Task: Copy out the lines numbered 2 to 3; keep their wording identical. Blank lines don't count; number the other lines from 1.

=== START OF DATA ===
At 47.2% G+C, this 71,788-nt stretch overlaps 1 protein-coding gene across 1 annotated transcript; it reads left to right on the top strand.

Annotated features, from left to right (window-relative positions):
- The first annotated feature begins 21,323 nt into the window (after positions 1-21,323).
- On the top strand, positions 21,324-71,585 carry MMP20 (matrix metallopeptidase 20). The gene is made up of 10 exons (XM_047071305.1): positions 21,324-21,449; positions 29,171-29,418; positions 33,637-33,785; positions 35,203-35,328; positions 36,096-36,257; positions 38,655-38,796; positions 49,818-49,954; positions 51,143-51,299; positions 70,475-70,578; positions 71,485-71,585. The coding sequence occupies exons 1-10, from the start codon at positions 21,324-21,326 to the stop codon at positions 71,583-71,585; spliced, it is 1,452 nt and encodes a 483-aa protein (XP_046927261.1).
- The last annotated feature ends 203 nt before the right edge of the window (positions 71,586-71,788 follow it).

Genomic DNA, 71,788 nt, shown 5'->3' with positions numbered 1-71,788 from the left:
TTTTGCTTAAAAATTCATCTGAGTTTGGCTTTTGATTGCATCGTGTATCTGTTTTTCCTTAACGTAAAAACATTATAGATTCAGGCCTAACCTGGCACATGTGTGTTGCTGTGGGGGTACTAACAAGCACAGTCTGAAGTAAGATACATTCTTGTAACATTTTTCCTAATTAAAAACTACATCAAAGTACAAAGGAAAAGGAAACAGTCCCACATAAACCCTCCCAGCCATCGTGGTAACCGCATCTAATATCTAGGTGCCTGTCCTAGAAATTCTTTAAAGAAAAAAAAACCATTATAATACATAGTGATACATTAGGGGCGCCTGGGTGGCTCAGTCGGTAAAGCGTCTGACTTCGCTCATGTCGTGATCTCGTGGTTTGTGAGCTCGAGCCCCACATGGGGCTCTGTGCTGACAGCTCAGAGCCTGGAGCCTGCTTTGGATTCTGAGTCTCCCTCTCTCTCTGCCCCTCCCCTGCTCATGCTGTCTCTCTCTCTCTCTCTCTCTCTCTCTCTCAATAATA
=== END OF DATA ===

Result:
Annotated features, from left to right (window-relative positions):
- The first annotated feature begins 21,323 nt into the window (after positions 1-21,323).